Adrenaline increases a person’s heart rate and raises blood pressure. If someone is attacked by a predator, this function would allow that person to react quickly. Cortisol releases extra glucose, a type of sugar, into the blood and boosts the brain’s ability to use glucose. When a person is constantly stressed, the cortisol release is ongoing. When over-produced, cortisol suppresses digestive functions, affects the reproductive system and growth and wreaks havoc on the immune system. These changes can result in dangerous medical consequences when gone unmanaged, according to the article.

And those consequences can lead to large medical bills for a lot of people. American Psychological Association CEO Norman B. Anderson told the “Monitor on Psychology” that 75 percent of health-care costs involve chronic illness, and that stress is a “key driver of chronic illnesses.”

Americans aren’t handling stress well, and it’s affecting the health of individuals across the nation, according to the APA’s 2011 report, “Stress in America: Our Health at Risk.” The report indicated that 22 percent of Americans experience extreme stress, levels of eight or more on a scale of one to 10. In the same report, even more reported physical symptoms, including 32 percent with headaches, 24 percent with upset stomachs and 37 percent with fatigue – all due to stress.

The APA report stated, “Overall, Americans appear to be caught in a vicious cycle where they manage stress in unhealthy ways, and seemingly insurmountable barriers prevent them from making the lifestyle or behavioral changes necessary for good health.”

According to Lisa Lively, a post-doctoral fellow at Colorado State University’s Counseling Services, good self-care is the best kind of stress prevention. “We all get so focused on how to get through and survive, we let the things we know are good for us fall to the side,” she said. She’s offered these stress-busting tips for students who want to stay well.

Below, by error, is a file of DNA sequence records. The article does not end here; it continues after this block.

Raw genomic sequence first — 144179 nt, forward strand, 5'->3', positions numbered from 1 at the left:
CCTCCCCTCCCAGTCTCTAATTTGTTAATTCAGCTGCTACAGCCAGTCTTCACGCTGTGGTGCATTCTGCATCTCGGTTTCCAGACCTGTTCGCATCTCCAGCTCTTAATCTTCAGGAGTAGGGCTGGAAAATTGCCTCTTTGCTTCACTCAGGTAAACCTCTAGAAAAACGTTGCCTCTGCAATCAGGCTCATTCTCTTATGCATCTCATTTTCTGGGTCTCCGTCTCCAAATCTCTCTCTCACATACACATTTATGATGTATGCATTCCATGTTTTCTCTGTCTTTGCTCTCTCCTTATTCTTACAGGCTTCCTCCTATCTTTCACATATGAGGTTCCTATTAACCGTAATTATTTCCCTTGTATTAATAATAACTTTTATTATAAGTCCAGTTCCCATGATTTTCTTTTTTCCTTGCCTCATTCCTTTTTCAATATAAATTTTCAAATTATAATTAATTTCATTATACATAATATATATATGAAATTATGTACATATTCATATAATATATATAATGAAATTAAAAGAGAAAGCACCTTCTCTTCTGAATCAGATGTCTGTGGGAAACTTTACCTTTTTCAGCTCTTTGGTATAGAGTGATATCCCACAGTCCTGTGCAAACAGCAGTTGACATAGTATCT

• Keep a regular schedule. This includes sleep, exercise, and eating. Try to do things at about the same time every day.

• Monitor and limit substances. Be aware of caffeine and alcohol intake, and limit yourself. Don’t use substances as a coping source.

• Talk to people you trust. Sometimes just having someone who will listen can alleviate stress.

• Spend time doing activities you enjoy. Take up a hobby, take a bath, go outside, play with animals, or even cleaning can be therapeutic.

• Be intentional about your time. Evaluate how you spend your time on a daily basis. Some of it might be better spent doing a 30-minute relaxation exercise, talking to someone on the phone or going for a walk.

 Posted by at 4:29 am

CSU baseball clinches division in final home game

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Apr 292012
Authors: Andrew Schaller

The CSU club baseball team was able to finish its regular season with a win in its fourth and final game of the weekend Sunday afternoon after losing the first three against the University of Northern Colorado.

The Rams (24-9, 10-4) entered the four-game home stand one game away from clinching the Mid-America West region of the National Club Baseball Association, but fell short in their first three outings, losing by a combined seven runs to Northern Colorado (21-15, 6-6).

“I think we put a lot of pressure on ourselves,” CSU coach Matt Reed said. “We got away from our approaches and got away from how we play the game and I think we made (Northern Colorado) look better than they were.”

Northern Colorado forced the Rams to play with their backs against the wall all weekend, keeping the fourth and decisive game tied until the bottom of the sixth inning, when catcher Austin Davidson-Pray hit a two-run home run over the left field fence that gave the Rams a 4-2 victory.

Pray, who had only one hit in the two games Sunday, and who shared time with Wataru Morisaki behind the plate all weekend, celebrated the fact that the home run gave one last conference title to seniors Matt Kurtz, Josh Ary and Mark Rivet.

“I’m glad that it happened,” Pray said. “I was trying to swing out of my shoes really, but (I was) doing it mainly for the seniors this year.”

The Rams will now prepare for the NCBA regional round of the playoffs, which will take place in Topeka, Kan. in two weeks.

In order to advance in the playoffs and compete for their seventh national championship in the last nine years, the Rams will need to get production out of a pitching staff that held Northern Colorado to an average of 3.25 runs per game over the weekend.

“Our pitchers carried us through this weekend,” Ary said. “They’ve done it throughout the season. I tip my cap to them. As hitters, we just gotta kind of carry our weight too and we’ll have no problem through regionals.”